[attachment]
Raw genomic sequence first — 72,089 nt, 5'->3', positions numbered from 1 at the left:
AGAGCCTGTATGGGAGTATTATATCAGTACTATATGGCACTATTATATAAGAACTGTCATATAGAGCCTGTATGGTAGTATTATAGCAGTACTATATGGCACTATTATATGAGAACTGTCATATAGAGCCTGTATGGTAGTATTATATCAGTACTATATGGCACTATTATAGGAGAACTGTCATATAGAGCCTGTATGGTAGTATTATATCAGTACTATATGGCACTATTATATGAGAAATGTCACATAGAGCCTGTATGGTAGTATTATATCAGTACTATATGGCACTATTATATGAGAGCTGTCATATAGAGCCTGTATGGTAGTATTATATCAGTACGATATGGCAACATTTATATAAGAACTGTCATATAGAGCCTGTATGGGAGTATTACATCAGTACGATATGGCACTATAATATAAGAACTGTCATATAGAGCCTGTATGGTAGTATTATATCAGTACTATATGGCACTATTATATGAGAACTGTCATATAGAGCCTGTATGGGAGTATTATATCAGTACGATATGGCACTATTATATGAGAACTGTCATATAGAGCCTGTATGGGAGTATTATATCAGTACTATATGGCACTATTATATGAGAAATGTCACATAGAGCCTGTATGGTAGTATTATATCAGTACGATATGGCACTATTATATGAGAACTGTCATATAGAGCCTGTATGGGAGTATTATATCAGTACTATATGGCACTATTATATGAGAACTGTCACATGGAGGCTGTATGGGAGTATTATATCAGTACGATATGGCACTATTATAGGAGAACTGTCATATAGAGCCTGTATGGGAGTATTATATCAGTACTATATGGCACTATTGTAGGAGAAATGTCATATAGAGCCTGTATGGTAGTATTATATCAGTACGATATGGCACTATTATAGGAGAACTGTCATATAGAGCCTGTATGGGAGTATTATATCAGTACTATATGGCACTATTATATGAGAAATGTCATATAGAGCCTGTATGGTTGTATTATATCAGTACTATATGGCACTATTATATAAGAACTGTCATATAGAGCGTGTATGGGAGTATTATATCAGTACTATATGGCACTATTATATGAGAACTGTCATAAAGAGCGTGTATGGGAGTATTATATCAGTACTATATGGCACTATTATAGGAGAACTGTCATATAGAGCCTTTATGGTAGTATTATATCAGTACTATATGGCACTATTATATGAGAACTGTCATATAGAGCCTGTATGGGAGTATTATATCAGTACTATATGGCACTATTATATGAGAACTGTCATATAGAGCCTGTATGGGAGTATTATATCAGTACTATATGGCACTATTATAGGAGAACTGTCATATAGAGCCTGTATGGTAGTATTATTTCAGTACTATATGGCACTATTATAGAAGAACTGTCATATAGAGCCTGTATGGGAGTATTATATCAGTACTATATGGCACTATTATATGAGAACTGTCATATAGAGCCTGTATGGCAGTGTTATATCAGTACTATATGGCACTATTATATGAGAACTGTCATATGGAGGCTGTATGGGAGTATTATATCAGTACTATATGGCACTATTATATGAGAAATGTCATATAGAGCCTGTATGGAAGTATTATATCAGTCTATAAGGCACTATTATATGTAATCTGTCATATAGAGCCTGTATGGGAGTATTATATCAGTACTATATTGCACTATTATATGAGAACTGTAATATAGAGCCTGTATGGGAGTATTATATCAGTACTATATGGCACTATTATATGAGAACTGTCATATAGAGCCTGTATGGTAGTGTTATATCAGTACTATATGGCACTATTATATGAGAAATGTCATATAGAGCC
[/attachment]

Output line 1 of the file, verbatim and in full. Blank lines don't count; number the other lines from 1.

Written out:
Raw genomic sequence first — 72,089 nt, 5'->3', positions numbered from 1 at the left: